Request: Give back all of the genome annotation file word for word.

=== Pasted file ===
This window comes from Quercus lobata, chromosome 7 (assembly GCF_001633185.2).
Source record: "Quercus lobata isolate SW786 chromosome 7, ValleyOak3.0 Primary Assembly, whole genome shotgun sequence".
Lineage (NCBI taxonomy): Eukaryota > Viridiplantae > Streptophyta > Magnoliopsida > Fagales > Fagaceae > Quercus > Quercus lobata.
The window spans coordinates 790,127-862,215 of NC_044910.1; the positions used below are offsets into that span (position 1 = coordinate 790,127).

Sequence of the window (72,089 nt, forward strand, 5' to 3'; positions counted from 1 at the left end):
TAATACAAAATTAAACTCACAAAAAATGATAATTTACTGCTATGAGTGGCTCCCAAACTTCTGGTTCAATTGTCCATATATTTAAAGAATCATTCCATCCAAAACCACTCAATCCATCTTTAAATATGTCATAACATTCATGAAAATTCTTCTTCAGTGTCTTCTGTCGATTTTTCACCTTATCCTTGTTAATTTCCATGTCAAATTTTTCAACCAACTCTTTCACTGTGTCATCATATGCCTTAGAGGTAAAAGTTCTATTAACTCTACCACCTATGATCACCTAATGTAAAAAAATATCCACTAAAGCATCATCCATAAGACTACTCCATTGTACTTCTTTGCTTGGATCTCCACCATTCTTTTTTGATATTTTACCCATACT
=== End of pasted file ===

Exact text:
This window comes from Quercus lobata, chromosome 7 (assembly GCF_001633185.2).
Source record: "Quercus lobata isolate SW786 chromosome 7, ValleyOak3.0 Primary Assembly, whole genome shotgun sequence".
Lineage (NCBI taxonomy): Eukaryota > Viridiplantae > Streptophyta > Magnoliopsida > Fagales > Fagaceae > Quercus > Quercus lobata.
The window spans coordinates 790,127-862,215 of NC_044910.1; the positions used below are offsets into that span (position 1 = coordinate 790,127).

Sequence of the window (72,089 nt, forward strand, 5' to 3'; positions counted from 1 at the left end):
TAATACAAAATTAAACTCACAAAAAATGATAATTTACTGCTATGAGTGGCTCCCAAACTTCTGGTTCAATTGTCCATATATTTAAAGAATCATTCCATCCAAAACCACTCAATCCATCTTTAAATATGTCATAACATTCATGAAAATTCTTCTTCAGTGTCTTCTGTCGATTTTTCACCTTATCCTTGTTAATTTCCATGTCAAATTTTTCAACCAACTCTTTCACTGTGTCATCATATGCCTTAGAGGTAAAAGTTCTATTAACTCTACCACCTATGATCACCTAATGTAAAAAAATATCCACTAAAGCATCATCCATAAGACTACTCCATTGTACTTCTTTGCTTGGATCTCCACCATTCTTTTTTGATATTTTACCCATACT